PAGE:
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Traffic and road safety in Hong Kong

Senior judge Michael Lunn to head safety inquiry after deadly Hong Kong bus crash

Independent panel, to start work this month, expected to hand in report on bus safety and management issues within nine months in light of accident that killed 19

PUBLISHED : Tuesday, 13 March, 2018, 1:06pm
UPDATED : Tuesday, 13 March, 2018, 10:52pm

A High Court judge in Hong Kong who previously led an inquiry into the Lamma ferry disaster of 2012 will lead an independent review of bus safety and management issues in the wake of the city’s deadliest bus crash in more than a decade.

Chief Executive Carrie Lam Cheng Yuet-ngor announced on Tuesday the appointment of Mr Justice Michael Lunn, vice-president of the Court of Appeal, along with two others to an independent review committee which will start work later this month. The panel is expected to hand in a report within nine months.

Just days before the Lunar New Year in February, a KMB double-decker was travelling from Sha Tin racecourse towards Tai Po when it suddenly swerved out of control and flipped on its side, killing 19 people and injuring more than 67 others.

Eight of those injured were still in hospital on Tuesday, one in serious condition.

“The purpose and objective of this independent review committee is to ensure the safety and reliability of Hong Kong’s franchised bus services,” Lam said.

“The franchised bus service plays a very important role in Hong Kong’s public transport, and is responsible for 4 million passenger trips every day.”

The two other panel members were Lingnan University council chairman Rex Auyeung Pak-kuen and Hong Kong University of Science and Technology chair professor and head of civil and environmental engineering Lo Hong-kam. Lam said the two were experts in corporate management and transport planning.

Lam said the committee’s scope of work had three parts: to review the operation and management of franchised buses; to review the monitoring and supervision of franchised buses; and to make recommendations to her office to maintain the safety and reliability of the city’s franchised buses.

Investigations into the reasons for the fatal bus crash and legal responsibilities would be under the purview of the police, Lam said.

Bus driver Chan Ho-ming has been charged with causing death by dangerous driving and prosecutors have been given until April for further investigations to see whether he could face more serious charges.

Hong Kong has set up independent inquiries on a number of occasions, including the 2012 Lamma ferry disaster that killed 39 people and the 2015 scandal over lead in the tap water of the city’s public housing estates.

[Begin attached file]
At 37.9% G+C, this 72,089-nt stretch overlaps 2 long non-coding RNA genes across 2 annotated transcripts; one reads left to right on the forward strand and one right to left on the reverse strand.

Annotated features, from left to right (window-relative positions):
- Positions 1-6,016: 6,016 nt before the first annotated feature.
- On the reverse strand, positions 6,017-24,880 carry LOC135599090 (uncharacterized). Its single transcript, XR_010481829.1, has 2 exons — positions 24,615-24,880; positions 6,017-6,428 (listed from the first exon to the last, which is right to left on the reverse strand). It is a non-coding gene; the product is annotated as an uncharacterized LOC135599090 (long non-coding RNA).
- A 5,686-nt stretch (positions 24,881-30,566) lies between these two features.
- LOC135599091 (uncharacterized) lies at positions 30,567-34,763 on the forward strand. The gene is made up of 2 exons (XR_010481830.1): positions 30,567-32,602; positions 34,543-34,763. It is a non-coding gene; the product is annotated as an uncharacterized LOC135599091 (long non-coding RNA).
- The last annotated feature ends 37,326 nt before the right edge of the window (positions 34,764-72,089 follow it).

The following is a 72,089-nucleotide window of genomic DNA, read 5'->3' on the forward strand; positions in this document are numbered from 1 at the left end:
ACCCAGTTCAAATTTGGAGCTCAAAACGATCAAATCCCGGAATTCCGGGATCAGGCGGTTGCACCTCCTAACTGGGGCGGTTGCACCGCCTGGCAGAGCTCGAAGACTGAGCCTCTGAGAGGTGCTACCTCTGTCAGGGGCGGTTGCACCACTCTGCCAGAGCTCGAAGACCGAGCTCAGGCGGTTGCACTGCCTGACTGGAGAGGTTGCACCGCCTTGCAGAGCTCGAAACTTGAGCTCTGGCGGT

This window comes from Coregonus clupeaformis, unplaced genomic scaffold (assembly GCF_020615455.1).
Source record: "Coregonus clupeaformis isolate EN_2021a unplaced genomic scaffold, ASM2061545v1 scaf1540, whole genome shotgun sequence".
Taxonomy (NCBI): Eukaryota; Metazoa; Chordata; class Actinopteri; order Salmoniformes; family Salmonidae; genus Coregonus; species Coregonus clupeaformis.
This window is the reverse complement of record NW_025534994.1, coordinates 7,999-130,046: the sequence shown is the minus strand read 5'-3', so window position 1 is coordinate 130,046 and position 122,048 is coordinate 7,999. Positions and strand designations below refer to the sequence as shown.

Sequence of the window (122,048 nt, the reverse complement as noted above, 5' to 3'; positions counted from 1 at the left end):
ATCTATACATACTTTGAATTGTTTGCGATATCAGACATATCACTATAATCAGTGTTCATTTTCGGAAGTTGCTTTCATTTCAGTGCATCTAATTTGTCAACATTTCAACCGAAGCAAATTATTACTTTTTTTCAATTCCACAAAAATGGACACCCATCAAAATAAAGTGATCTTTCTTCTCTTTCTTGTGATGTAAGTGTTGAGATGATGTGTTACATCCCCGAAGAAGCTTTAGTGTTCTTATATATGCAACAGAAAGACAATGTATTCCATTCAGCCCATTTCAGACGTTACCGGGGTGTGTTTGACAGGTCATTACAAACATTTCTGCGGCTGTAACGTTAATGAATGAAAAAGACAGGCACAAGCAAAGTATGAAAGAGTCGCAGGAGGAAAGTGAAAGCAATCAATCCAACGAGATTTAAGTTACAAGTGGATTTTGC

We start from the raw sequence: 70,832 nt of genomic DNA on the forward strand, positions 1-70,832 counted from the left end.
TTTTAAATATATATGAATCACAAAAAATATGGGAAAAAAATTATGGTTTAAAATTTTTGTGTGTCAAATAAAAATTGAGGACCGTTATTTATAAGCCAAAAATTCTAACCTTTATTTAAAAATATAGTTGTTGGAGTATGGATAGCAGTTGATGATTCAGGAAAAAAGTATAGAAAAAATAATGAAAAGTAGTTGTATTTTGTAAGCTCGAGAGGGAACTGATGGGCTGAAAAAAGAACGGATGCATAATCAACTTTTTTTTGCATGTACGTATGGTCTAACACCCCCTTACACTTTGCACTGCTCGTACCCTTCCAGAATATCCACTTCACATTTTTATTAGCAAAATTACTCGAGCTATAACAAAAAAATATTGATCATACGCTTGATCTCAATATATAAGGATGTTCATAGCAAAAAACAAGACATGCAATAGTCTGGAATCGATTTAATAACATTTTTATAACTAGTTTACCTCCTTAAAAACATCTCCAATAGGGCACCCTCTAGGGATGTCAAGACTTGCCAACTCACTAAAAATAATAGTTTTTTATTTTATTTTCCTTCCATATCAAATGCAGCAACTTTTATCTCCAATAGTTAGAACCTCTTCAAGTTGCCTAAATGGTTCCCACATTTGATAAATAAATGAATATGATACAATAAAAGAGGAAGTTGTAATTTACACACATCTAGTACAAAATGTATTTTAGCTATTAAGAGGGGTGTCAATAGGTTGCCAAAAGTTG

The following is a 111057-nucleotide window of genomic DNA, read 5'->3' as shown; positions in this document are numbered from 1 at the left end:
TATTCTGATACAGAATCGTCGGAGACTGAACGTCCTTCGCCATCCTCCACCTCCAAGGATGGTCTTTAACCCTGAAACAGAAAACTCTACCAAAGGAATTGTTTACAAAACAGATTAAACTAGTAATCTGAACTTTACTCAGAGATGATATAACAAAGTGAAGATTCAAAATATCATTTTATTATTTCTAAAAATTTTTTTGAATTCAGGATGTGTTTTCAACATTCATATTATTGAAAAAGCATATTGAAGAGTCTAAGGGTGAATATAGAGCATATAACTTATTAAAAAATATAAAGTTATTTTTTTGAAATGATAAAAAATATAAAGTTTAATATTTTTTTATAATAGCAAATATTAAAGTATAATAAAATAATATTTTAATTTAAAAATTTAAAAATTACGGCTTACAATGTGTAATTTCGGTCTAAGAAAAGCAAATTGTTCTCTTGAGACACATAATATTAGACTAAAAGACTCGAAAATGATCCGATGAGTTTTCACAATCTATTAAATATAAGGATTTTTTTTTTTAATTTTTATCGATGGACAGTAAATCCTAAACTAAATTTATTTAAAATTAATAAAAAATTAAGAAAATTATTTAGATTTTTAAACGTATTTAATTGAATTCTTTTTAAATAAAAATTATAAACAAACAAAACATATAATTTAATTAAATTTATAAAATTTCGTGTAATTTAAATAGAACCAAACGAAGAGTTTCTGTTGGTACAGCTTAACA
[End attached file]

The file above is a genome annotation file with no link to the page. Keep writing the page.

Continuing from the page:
This current review committee does not have extensive powers given to the two previous inquiries, which were set up under Commissions of Inquiry Ordinance, according to a spokesman of the chief executive’s office. Under the ordinance, a commission has the power to summon any persons to give evidence, inspect any premises, issue warrants for the seizure of articles and documents and appoint someone to inspect all the books and documents related to a corporation.

Instead, according to its terms of reference, the committee is allowed to invite submissions from interested parties and the public on the areas under review.

In a brief statement, committee member Rex Auyeung said: “I will do my best to support the committee chairman and the working team to review the system and make appropriate recommendations in due course.”

Lunn was appointed to the Court of First Instance in September 2003 and to the Court of Appeal in 2011. He most recently handled the appeal of British banker Rurik Jutting, who brutally murdered two Indonesian women in 2014.

The review comes as bus companies face intense pressure to address the grievances of drivers, who feel overworked and underpaid.

Lam said it would be impossible to avoid matters such as working conditions in the review, as they were related to the operation and management of franchised services.

Hong Kong’s transport authority last month amended working guidelines for the city’s 13,000 public bus drivers, including reducing maximum daily duty hours and extending breaks.

KMB, the largest bus franchise, recently announced a pay restructure to improve drivers’ salaries. That led to an impromptu strike that exposed a long-standing feud between different driver unions. On Tuesday, KMB in a statement pledged to cooperate with the committee as it carried out its work.